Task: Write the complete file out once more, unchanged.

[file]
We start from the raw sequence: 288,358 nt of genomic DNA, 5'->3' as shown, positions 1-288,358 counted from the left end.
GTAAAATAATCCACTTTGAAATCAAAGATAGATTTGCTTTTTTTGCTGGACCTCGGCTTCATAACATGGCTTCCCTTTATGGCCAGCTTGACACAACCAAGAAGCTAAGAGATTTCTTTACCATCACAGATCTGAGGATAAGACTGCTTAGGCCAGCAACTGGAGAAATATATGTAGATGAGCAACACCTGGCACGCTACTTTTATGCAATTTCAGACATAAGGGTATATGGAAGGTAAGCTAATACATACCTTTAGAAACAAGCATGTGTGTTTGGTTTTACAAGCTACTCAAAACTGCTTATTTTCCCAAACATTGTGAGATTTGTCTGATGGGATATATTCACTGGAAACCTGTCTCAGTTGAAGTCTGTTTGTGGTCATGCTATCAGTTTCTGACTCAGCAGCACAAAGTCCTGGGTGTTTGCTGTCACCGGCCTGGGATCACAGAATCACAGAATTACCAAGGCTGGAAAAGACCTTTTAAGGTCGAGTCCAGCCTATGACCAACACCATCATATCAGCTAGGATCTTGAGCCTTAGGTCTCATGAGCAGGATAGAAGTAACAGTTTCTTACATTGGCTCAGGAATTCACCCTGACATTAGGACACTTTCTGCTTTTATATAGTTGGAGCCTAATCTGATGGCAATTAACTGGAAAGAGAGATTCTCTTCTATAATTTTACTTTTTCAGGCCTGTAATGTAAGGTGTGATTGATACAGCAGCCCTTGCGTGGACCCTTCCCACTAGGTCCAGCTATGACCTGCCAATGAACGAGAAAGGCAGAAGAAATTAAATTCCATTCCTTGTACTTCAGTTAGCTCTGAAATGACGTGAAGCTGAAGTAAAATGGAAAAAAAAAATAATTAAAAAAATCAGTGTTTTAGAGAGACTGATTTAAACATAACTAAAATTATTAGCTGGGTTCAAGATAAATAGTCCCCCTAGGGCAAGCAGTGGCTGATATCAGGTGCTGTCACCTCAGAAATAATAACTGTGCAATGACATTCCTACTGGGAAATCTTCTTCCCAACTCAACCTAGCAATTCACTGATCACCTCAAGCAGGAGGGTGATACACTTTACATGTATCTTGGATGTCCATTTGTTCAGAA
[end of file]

We start from the raw sequence: 288,358 nt of genomic DNA, 5'->3' as shown, positions 1-288,358 counted from the left end.
GTAAAATAATCCACTTTGAAATCAAAGATAGATTTGCTTTTTTTGCTGGACCTCGGCTTCATAACATGGCTTCCCTTTATGGCCAGCTTGACACAACCAAGAAGCTAAGAGATTTCTTTACCATCACAGATCTGAGGATAAGACTGCTTAGGCCAGCAACTGGAGAAATATATGTAGATGAGCAACACCTGGCACGCTACTTTTATGCAATTTCAGACATAAGGGTATATGGAAGGTAAGCTAATACATACCTTTAGAAACAAGCATGTGTGTTTGGTTTTACAAGCTACTCAAAACTGCTTATTTTCCCAAACATTGTGAGATTTGTCTGATGGGATATATTCACTGGAAACCTGTCTCAGTTGAAGTCTGTTTGTGGTCATGCTATCAGTTTCTGACTCAGCAGCACAAAGTCCTGGGTGTTTGCTGTCACCGGCCTGGGATCACAGAATCACAGAATTACCAAGGCTGGAAAAGACCTTTTAAGGTCGAGTCCAGCCTATGACCAACACCATCATATCAGCTAGGATCTTGAGCCTTAGGTCTCATGAGCAGGATAGAAGTAACAGTTTCTTACATTGGCTCAGGAATTCACCCTGACATTAGGACACTTTCTGCTTTTATATAGTTGGAGCCTAATCTGATGGCAATTAACTGGAAAGAGAGATTCTCTTCTATAATTTTACTTTTTCAGGCCTGTAATGTAAGGTGTGATTGATACAGCAGCCCTTGCGTGGACCCTTCCCACTAGGTCCAGCTATGACCTGCCAATGAACGAGAAAGGCAGAAGAAATTAAATTCCATTCCTTGTACTTCAGTTAGCTCTGAAATGACGTGAAGCTGAAGTAAAATGGAAAAAAAAAATAATTAAAAAAATCAGTGTTTTAGAGAGACTGATTTAAACATAACTAAAATTATTAGCTGGGTTCAAGATAAATAGTCCCCCTAGGGCAAGCAGTGGCTGATATCAGGTGCTGTCACCTCAGAAATAATAACTGTGCAATGACATTCCTACTGGGAAATCTTCTTCCCAACTCAACCTAGCAATTCACTGATCACCTCAAGCAGGAGGGTGATACACTTTACATGTATCTTGGATGTCCATTTGTTCAGAA